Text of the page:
Rabbis Without Borders
Rabbis Without Borders is a dynamic forum for exploring contemporary issues in the Jewish world and beyond. Written by rabbis of different denominations, viewpoints, and parts of the country, Rabbis Without Borders is a project of Clal – The National Jewish Center for Learning and Leadership.
Well I did not make it to the Newsweek Rabbi list, or even the My Jewish Learning Real Top Rabbi list. It would therefore be easy for me to be critical of this whole venture of voting for America’s Real Top Rabbis. However, this Real Top Rabbi vote is a reminder that rabbinic work is being carried on daily by some genuinely talented rabbis who do not make the headlines, but really deserve a thank you from all of us.
This whole phenomenon does raise a vital question as to what characteristics we look for in our rabbinic leadership. This is certainly a very old question without a simple answer neither today nor in years past.
This past Shabbat I taught a Rashi from Leviticus 9:7. Moses instructs Aaron to approach the altar. Since Aaron was already involved with the needed sacrifices, Rashi apparently saw this instruction as superfluous and therefore assumed something was happening that warranted this command from Moses to Aaron. “Aaron was bashful and afraid to approach [the altar]. So Moses said to him: “Why are you ashamed? For this [function] you have been chosen!”
One could imagine Moses being critical with Aaron here: Nu- get on with it, offer the required sacrifices, and do not hesitate! The Sefat Emet does not follow this approach. He understands Aaron’s bashfulness or reticence as a genuine religious/spiritual characteristic and one worthy of emulation. When commanded, Aaron acted, but with a certain hesitancy. What is that source for hesitating? Why not simply plow ahead eagerly?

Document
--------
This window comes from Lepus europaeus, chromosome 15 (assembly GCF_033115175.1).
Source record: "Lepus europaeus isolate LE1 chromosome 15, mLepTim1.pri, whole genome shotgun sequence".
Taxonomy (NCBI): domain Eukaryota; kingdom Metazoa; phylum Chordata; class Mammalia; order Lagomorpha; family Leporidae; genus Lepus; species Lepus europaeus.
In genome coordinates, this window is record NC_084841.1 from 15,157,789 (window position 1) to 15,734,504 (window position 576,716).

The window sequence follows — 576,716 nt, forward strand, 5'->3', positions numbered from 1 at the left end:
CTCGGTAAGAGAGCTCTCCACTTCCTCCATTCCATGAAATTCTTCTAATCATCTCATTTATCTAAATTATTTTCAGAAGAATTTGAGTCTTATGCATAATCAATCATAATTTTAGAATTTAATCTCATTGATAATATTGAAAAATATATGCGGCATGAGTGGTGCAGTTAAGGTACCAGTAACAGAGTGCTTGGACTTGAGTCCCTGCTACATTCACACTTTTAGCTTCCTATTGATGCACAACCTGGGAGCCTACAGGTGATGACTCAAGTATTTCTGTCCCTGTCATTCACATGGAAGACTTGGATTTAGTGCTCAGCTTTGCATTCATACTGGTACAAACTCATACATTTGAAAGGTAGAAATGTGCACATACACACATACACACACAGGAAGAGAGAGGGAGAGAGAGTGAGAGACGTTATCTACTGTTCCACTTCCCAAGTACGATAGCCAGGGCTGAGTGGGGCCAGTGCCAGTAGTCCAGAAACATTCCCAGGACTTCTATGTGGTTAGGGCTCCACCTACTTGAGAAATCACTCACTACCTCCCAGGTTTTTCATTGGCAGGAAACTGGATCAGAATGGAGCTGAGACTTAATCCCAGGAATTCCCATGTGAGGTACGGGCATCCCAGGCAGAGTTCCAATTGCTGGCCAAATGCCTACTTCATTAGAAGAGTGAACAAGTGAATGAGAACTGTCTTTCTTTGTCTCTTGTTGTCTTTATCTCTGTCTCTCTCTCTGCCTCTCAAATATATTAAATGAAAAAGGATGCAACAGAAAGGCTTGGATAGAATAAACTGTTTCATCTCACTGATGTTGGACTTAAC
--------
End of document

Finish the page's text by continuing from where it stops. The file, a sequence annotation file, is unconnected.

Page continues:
I think it is not an expression of inadequacy to the task at hand. Rather, the Sefat Emet is suggesting that the serious religious personality has to take a breath, pause and consider: “what an awesome responsibility I have and an amazing opportunity to fulfill a mitzvah! What I am about to do is not something to be taken lightly. It is an extraordinary privilege to serve God and others. Am I truly worthy of it?” Not only a duty one must perform, a mitzvah is a statement of our worth and dignity. Have I earned the right to perform it?
As I write this it is Yom Hazikaron and this is being posted on Yom Ha-atzmaut. In this context I am reminded of one of my teachers, Rav Yehuda Amital, the founder of Yeshivat Har Etzion. He built an amazing educational institution whose students and teachers play important roles in Israel and world-wide. At a number of celebrations of the Yeshiva and at certain family celebrations he would walk around and sometimes express to nobody in particular “What did I do to merit this?” Now Rav Amital knew his talents and was not expressing false humility, but his sentiment was genuine. I think it came from this sense of amazement; how did he merit the privilege to create and nurture a yeshiva of the highest, spiritual, educational and moral order. It is the appreciation of this privilege that gives the religious person pause.
So, if you vote, vote for all the rabbis! And before you vote, pause and appreciate the privilege you have that these rabbis are your teachers and leaders.
Pronounced: MITZ-vuh or meetz-VAH, Origin: Hebrew, commandment, also used to mean good deed.
Pronounced: yuh-SHEE-vuh or yeh-shee-VAH, Origin: Hebrew, a traditional religious school, where students mainly study Jewish texts.